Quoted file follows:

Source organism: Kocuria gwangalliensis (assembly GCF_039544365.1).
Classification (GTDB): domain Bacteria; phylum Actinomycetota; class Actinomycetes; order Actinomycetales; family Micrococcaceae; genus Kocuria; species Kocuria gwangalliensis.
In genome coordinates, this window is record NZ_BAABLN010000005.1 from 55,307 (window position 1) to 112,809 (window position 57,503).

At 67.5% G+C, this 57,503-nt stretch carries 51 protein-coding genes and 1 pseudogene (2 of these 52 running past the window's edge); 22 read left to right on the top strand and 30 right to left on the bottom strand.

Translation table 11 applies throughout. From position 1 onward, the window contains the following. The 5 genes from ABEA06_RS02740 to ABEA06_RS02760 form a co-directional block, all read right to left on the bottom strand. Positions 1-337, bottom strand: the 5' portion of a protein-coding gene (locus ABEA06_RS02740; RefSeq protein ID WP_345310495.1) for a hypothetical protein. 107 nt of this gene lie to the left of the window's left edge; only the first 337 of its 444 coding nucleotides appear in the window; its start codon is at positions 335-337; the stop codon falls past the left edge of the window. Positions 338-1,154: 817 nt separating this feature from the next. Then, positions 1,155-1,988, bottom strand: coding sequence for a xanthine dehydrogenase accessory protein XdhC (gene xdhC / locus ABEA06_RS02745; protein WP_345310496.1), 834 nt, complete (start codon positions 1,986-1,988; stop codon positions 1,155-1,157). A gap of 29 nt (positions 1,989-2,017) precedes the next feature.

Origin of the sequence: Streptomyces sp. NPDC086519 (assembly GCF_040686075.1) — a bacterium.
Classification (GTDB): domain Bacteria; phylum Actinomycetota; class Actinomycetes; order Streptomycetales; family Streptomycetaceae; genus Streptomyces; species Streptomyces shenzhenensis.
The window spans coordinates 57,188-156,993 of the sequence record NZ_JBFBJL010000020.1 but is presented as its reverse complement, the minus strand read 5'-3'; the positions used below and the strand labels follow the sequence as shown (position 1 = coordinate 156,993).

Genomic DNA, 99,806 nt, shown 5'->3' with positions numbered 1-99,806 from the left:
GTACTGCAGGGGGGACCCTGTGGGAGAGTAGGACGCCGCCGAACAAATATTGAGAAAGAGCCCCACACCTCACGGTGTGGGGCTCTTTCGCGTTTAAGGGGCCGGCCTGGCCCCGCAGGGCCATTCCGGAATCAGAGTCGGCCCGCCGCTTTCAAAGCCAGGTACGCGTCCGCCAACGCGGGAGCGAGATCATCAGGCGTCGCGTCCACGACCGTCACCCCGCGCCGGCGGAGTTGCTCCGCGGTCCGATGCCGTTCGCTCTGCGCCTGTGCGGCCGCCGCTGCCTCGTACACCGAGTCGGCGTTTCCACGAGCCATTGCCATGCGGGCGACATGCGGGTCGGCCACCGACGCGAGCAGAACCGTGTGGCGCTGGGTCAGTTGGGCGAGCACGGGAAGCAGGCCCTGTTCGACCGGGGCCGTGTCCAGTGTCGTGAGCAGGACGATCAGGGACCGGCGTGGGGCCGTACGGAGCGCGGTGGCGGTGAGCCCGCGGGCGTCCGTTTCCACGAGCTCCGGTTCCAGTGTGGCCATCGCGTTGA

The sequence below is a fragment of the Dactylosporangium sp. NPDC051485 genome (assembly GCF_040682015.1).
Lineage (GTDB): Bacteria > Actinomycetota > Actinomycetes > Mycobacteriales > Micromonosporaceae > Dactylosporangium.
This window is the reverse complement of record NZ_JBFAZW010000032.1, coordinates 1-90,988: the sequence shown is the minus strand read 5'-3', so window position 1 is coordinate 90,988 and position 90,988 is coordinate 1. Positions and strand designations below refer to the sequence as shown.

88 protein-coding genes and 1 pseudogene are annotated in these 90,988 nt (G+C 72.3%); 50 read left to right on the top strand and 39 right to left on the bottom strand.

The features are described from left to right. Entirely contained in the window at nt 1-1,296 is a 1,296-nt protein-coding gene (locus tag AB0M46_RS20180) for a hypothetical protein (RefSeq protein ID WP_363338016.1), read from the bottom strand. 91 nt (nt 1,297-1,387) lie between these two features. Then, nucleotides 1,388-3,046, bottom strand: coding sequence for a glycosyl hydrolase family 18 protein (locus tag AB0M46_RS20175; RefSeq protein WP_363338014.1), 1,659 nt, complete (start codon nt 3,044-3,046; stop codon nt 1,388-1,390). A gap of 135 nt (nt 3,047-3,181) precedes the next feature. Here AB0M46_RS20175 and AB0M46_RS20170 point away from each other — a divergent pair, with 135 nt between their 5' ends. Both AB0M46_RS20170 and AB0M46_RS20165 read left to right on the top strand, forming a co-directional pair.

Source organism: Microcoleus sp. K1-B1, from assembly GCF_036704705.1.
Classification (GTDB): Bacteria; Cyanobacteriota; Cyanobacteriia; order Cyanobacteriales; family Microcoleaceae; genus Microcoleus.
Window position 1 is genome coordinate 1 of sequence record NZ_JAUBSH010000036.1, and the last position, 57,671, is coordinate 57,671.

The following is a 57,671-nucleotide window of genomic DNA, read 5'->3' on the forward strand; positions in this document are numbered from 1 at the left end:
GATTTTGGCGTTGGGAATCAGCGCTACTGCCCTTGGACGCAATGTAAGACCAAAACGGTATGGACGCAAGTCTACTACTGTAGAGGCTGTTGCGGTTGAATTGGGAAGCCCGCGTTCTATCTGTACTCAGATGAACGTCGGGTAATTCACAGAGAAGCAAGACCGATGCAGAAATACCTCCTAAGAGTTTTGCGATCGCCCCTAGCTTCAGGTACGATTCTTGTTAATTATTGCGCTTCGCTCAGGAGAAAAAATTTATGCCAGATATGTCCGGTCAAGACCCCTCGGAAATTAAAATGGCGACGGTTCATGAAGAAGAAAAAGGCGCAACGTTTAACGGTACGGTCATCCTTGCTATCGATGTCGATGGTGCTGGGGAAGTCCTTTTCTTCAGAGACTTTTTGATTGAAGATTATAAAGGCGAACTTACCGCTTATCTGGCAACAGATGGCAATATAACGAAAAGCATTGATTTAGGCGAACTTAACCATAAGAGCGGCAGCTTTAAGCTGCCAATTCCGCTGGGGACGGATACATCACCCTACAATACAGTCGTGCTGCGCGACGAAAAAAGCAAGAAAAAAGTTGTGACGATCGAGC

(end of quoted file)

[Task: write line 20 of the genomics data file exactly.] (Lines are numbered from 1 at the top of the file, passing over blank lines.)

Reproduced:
GATTTTGGCGTTGGGAATCAGCGCTACTGCCCTTGGACGCAATGTAAGACCAAAACGGTATGGACGCAAGTCTACTACTGTAGAGGCTGTTGCGGTTGAATTGGGAAGCCCGCGTTCTATCTGTACTCAGATGAACGTCGGGTAATTCACAGAGAAGCAAGACCGATGCAGAAATACCTCCTAAGAGTTTTGCGATCGCCCCTAGCTTCAGGTACGATTCTTGTTAATTATTGCGCTTCGCTCAGGAGAAAAAATTTATGCCAGATATGTCCGGTCAAGACCCCTCGGAAATTAAAATGGCGACGGTTCATGAAGAAGAAAAAGGCGCAACGTTTAACGGTACGGTCATCCTTGCTATCGATGTCGATGGTGCTGGGGAAGTCCTTTTCTTCAGAGACTTTTTGATTGAAGATTATAAAGGCGAACTTACCGCTTATCTGGCAACAGATGGCAATATAACGAAAAGCATTGATTTAGGCGAACTTAACCATAAGAGCGGCAGCTTTAAGCTGCCAATTCCGCTGGGGACGGATACATCACCCTACAATACAGTCGTGCTGCGCGACGAAAAAAGCAAGAAAAAAGTTGTGACGATCGAGC